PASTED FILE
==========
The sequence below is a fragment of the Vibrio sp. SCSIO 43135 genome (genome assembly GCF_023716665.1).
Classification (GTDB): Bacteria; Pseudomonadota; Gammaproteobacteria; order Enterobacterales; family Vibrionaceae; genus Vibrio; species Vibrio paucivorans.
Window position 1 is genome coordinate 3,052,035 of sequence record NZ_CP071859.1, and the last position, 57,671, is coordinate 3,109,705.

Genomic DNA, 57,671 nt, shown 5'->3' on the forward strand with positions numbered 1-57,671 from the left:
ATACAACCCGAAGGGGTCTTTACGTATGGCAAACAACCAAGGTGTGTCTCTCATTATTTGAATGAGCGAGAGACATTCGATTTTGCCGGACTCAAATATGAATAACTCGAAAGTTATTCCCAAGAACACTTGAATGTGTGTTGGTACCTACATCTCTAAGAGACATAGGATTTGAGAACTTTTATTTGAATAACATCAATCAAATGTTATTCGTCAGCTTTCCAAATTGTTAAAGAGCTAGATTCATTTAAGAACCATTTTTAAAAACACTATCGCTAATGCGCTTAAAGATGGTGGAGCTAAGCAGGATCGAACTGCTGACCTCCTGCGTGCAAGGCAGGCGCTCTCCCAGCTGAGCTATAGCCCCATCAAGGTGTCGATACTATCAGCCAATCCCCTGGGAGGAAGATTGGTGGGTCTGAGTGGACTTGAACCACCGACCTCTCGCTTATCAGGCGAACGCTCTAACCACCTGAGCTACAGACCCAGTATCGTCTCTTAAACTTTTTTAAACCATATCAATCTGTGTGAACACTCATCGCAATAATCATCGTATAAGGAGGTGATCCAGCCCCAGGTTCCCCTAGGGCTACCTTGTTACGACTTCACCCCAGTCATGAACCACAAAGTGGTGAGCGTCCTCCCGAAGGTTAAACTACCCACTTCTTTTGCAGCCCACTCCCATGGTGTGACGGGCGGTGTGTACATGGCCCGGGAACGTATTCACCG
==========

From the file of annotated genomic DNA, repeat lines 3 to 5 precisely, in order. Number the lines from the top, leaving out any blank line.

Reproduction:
Window position 1 is genome coordinate 3,052,035 of sequence record NZ_CP071859.1, and the last position, 57,671, is coordinate 3,109,705.

Genomic DNA, 57,671 nt, shown 5'->3' on the forward strand with positions numbered 1-57,671 from the left:
ATACAACCCGAAGGGGTCTTTACGTATGGCAAACAACCAAGGTGTGTCTCTCATTATTTGAATGAGCGAGAGACATTCGATTTTGCCGGACTCAAATATGAATAACTCGAAAGTTATTCCCAAGAACACTTGAATGTGTGTTGGTACCTACATCTCTAAGAGACATAGGATTTGAGAACTTTTATTTGAATAACATCAATCAAATGTTATTCGTCAGCTTTCCAAATTGTTAAAGAGCTAGATTCATTTAAGAACCATTTTTAAAAACACTATCGCTAATGCGCTTAAAGATGGTGGAGCTAAGCAGGATCGAACTGCTGACCTCCTGCGTGCAAGGCAGGCGCTCTCCCAGCTGAGCTATAGCCCCATCAAGGTGTCGATACTATCAGCCAATCCCCTGGGAGGAAGATTGGTGGGTCTGAGTGGACTTGAACCACCGACCTCTCGCTTATCAGGCGAACGCTCTAACCACCTGAGCTACAGACCCAGTATCGTCTCTTAAACTTTTTTAAACCATATCAATCTGTGTGAACACTCATCGCAATAATCATCGTATAAGGAGGTGATCCAGCCCCAGGTTCCCCTAGGGCTACCTTGTTACGACTTCACCCCAGTCATGAACCACAAAGTGGTGAGCGTCCTCCCGAAGGTTAAACTACCCACTTCTTTTGCAGCCCACTCCCATGGTGTGACGGGCGGTGTGTACATGGCCCGGGAACGTATTCACCG